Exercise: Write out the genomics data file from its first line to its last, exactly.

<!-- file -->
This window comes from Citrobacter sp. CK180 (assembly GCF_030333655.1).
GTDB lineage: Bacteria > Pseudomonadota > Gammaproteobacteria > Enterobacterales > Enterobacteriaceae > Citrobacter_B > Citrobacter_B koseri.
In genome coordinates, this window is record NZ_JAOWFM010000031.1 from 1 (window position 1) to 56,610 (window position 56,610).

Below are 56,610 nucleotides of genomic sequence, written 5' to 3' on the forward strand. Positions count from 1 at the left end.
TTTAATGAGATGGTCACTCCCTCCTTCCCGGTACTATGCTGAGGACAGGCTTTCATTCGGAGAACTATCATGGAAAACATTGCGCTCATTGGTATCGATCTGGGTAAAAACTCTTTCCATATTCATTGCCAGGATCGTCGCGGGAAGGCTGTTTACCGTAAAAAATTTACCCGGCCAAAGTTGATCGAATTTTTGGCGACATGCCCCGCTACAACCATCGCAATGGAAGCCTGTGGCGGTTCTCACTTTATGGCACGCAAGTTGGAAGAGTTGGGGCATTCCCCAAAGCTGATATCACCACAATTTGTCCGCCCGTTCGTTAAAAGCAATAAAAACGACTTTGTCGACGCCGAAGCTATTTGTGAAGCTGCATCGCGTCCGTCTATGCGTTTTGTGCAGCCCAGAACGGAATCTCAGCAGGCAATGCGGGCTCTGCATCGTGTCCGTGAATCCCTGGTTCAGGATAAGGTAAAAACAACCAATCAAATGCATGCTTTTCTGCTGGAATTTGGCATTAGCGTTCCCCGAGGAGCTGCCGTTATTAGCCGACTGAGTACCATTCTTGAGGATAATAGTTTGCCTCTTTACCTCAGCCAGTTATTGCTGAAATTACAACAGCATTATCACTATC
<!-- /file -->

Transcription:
This window comes from Citrobacter sp. CK180 (assembly GCF_030333655.1).
GTDB lineage: Bacteria > Pseudomonadota > Gammaproteobacteria > Enterobacterales > Enterobacteriaceae > Citrobacter_B > Citrobacter_B koseri.
In genome coordinates, this window is record NZ_JAOWFM010000031.1 from 1 (window position 1) to 56,610 (window position 56,610).

Below are 56,610 nucleotides of genomic sequence, written 5' to 3' on the forward strand. Positions count from 1 at the left end.
TTTAATGAGATGGTCACTCCCTCCTTCCCGGTACTATGCTGAGGACAGGCTTTCATTCGGAGAACTATCATGGAAAACATTGCGCTCATTGGTATCGATCTGGGTAAAAACTCTTTCCATATTCATTGCCAGGATCGTCGCGGGAAGGCTGTTTACCGTAAAAAATTTACCCGGCCAAAGTTGATCGAATTTTTGGCGACATGCCCCGCTACAACCATCGCAATGGAAGCCTGTGGCGGTTCTCACTTTATGGCACGCAAGTTGGAAGAGTTGGGGCATTCCCCAAAGCTGATATCACCACAATTTGTCCGCCCGTTCGTTAAAAGCAATAAAAACGACTTTGTCGACGCCGAAGCTATTTGTGAAGCTGCATCGCGTCCGTCTATGCGTTTTGTGCAGCCCAGAACGGAATCTCAGCAGGCAATGCGGGCTCTGCATCGTGTCCGTGAATCCCTGGTTCAGGATAAGGTAAAAACAACCAATCAAATGCATGCTTTTCTGCTGGAATTTGGCATTAGCGTTCCCCGAGGAGCTGCCGTTATTAGCCGACTGAGTACCATTCTTGAGGATAATAGTTTGCCTCTTTACCTCAGCCAGTTATTGCTGAAATTACAACAGCATTATCACTATC